The State of Ohio has more than 70 Indian mounds, burial sites of the Adena and Hopewell tribes–the “mound builders”–who inhabited central and southern Ohio from roughly 3,000 BCE until the 16th century. Many of these sites are open to the public, including the dramatic and fascinating Serpent Mound.
Who built the mounds in Ohio?
Serpent Mound is an internationally known National Historic Landmark built by the ancient American Indian cultures of Ohio. It is an effigy mound (a mound in the shape of an animal) representing a snake with a curled tail. Nearby are three burial mounds—two created by the Adena culture (800 B.C.–A.D.
How old are the Indian mounds in Ohio?
The Hopewell Ceremonial Earthworks in south central Ohio is a group of 2,000-year-old American Indian mounds that will be considered in a few years by the UN for the prestigious World Heritage List. Here are 10 things to know about the mounds: 1.
Where are Indian burial mounds located?
Adena and Hopewell culture burial mounds
|Indian Mounds Regional Park||Saint Paul, Minnesota||Hopewell and Dakota cultures|
|Miamisburg Mound||Miamisburg, Ohio||Adena culture|
|Mound City||Chillicothe, Ohio||Ohio Hopewell culture|
|Pinson Mounds Mounds 6, 12, and 31||Madison County, Tennessee||Miller culture|
What is the second largest Indian mound in North America?
The Bynum Mound and Village Site is the second largest Indian mound in North America and is the most intact Mississippian site in the southeast.
What are serpent mounds used for?
Purpose of Serpent Mound
Additionally, graves and burial mounds near the site suggest Serpent Mound’s builders may have constructed the structure for some kind of important burial or mortuary function, such as to guide spirits. But the mound itself doesn’t contain any graves or artifacts.
What was found beneath the Great Serpent Mound?
In fact, the head of the creature approaches a steep, natural cliff above the creek. The unique geologic formations suggest that a meteor struck the site approximately 250-300 million years ago, causing folded bedrock underneath the mound.
What were Indian mounds used for?
The earliest mounds seem to have functioned both as public landmarks for seasonal gatherings and platforms for villages. Many of the shell mounds within the interior of the Southeast seem merely to have been piles of discarded freshwater mussel shells that marked the location of annual harvests and feasts.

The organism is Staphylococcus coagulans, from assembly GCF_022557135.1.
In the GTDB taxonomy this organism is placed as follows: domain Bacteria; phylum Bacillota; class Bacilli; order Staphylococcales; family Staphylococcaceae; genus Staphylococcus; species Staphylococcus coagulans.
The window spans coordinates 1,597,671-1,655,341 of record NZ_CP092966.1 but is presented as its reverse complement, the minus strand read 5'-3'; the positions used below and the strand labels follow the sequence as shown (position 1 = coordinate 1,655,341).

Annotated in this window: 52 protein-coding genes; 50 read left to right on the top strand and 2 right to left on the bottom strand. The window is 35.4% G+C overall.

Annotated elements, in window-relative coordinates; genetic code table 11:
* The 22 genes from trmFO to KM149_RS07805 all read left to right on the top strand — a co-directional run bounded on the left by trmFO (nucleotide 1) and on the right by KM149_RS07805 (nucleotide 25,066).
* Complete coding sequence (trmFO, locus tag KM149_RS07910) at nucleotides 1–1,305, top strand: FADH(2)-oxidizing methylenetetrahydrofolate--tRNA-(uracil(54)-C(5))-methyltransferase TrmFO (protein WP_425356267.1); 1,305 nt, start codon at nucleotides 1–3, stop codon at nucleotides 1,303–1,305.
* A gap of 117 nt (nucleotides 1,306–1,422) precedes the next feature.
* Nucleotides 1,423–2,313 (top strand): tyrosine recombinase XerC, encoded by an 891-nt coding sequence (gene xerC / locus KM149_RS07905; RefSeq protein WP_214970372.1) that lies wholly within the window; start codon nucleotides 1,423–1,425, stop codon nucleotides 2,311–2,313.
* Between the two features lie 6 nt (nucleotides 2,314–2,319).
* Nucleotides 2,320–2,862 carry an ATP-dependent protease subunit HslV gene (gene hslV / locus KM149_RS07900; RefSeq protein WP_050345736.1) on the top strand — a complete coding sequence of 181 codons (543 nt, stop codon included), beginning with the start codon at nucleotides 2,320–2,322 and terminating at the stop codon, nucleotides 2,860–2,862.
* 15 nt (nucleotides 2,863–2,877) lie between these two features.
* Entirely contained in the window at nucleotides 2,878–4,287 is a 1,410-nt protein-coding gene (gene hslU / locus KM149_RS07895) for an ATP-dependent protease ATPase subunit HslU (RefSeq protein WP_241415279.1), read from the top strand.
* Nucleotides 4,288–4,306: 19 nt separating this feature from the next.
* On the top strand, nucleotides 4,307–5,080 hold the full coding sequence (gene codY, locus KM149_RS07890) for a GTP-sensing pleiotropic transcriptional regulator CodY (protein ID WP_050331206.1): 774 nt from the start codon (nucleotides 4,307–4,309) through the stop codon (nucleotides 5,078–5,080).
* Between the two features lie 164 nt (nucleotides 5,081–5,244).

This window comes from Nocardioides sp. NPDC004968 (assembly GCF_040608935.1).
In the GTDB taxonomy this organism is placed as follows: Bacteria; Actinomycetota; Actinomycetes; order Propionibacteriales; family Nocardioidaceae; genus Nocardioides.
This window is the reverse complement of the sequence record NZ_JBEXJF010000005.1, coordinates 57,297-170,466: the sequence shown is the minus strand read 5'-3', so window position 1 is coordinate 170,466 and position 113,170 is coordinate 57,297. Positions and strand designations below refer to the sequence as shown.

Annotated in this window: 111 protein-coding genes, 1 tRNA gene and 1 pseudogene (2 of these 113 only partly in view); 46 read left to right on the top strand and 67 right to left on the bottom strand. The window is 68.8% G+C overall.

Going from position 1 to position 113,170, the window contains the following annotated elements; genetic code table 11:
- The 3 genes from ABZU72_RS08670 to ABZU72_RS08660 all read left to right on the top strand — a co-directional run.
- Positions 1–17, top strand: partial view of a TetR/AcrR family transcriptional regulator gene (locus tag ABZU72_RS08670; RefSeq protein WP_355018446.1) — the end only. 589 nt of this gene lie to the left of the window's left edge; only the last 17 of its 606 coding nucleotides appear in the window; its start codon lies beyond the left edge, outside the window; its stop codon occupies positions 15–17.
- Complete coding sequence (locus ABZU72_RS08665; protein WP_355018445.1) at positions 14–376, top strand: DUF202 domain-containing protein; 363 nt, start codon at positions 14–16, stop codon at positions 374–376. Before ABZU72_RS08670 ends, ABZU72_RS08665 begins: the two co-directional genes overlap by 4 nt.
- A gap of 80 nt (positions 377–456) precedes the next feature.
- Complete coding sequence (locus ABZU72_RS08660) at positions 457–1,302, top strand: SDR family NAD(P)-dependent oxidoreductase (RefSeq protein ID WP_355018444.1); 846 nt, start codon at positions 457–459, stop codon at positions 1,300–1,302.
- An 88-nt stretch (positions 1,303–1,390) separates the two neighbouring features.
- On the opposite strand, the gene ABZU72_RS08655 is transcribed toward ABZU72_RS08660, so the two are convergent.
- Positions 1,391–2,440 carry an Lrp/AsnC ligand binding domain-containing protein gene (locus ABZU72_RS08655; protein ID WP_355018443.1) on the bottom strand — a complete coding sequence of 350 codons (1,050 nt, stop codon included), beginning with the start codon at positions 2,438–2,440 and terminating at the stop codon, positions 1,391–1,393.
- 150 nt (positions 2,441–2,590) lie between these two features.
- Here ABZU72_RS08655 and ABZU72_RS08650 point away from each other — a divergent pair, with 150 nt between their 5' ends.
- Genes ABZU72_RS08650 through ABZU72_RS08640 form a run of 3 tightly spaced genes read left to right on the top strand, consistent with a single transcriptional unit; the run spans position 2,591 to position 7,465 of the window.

What happened to the mounds in Ohio?
Although it appears that for the most part, the Mound Builders had left Ohio before Columbus arrived in the Caribbean, there were still a few Native Americans using burial practices similar to what the Mound Builders used. This type of activity disappeared completely some 300 years ago.
How do you identify Indian burial mounds?
Native American burial grounds are typically identified by bone fragments and ancient artifacts found in the earth in an area where Native Americans may have lived. Burial grounds are sometimes destroyed in the process of modern construction, leading to protests and outrage that goes ignored by some companies.
What happens if you disturb an Indian burial ground?
Any disturbance to the burial site is considered greatly disrespectful and is said to bring suffering to the descendants of the deceased. The Navajo believe a body must be properly buried so that the spirit can move on. If it is buried improperly, the spirit may remain in the physical world.
Who built the mounds in America?
Mound Builders were prehistoric American Indians, named for their practice of burying their dead in large mounds. Beginning about three thousand years ago, they built extensive earthworks from the Great Lakes down through the Mississippi River Valley and into the Gulf of Mexico region.